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Often contractors end up in a similar situation. They place orders for equipment which is to be included in the facility they are constructing. Their client normally expects (or has stipulated) that the item has a one year (or longer) guarantee period, which usually includes repairs and maintenance to the item. In most cases however, the supplier's guarantee starts from when the item is delivered to the contractor. In most cases the contractor still has to install the equipment, complete the project and hand the project to the client before their guarantee period begins with the client. This process is usually several months, even years, after the item has been delivered. This often means the manufacturer's warranty has expired, but in terms of the contract the contractor is still responsible to maintain and repair the equipment until their warranty period expires with the client. This can result in additional unexpected costs for the contractor.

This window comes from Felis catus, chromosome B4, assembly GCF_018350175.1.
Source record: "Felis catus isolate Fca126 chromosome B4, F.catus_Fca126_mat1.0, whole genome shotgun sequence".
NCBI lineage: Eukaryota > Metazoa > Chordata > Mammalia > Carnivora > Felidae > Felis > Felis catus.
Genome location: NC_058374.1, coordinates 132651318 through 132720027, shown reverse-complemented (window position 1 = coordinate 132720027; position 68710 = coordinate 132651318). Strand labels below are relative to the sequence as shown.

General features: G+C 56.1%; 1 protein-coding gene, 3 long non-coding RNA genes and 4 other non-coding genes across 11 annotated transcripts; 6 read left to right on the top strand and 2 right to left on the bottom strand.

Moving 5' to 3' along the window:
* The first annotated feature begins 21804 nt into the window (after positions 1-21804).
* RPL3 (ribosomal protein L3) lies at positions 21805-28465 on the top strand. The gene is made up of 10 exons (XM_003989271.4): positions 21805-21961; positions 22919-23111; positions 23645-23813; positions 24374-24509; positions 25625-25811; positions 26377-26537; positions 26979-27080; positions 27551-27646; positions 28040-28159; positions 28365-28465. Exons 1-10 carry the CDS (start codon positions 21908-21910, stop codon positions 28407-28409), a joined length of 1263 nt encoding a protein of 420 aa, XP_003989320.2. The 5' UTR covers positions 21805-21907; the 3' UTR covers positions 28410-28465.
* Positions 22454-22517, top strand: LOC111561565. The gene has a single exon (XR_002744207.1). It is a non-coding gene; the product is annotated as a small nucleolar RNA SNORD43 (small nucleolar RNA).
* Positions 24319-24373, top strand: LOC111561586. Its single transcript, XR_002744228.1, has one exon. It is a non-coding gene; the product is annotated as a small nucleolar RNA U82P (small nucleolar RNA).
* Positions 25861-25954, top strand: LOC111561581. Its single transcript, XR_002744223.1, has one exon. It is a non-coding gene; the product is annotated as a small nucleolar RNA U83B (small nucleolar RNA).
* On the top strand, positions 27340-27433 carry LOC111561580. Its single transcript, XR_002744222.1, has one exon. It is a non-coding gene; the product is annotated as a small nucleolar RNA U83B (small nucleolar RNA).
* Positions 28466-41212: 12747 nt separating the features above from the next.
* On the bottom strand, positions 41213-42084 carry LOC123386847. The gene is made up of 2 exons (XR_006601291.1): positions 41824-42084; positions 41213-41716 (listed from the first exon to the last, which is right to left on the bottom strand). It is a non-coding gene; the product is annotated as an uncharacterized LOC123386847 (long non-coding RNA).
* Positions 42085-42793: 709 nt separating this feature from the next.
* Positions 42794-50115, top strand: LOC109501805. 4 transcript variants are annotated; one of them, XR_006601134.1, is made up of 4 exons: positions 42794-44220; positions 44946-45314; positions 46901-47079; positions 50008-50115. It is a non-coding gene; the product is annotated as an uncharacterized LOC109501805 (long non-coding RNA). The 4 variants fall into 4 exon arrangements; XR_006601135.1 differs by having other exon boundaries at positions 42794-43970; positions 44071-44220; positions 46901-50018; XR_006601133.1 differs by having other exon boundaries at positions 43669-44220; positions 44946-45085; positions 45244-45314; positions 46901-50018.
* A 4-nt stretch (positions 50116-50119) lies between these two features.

Furthermore, even when the item is still under guarantee there are often problems which could make the guarantee void. These include; the item hasn't been stored, transported, installed or operated in accordance with the manufacturer's instructions, or someone other than an approved contractor has carried out repairs.
It is therefore important to check guarantees and warranties to ensure that:
1. they are valid
2. they apply to the item and provide the required cover
3. the guarantee period is sufficient
4. the installation, servicing and repairs conditions specified in the guarantee aren't violated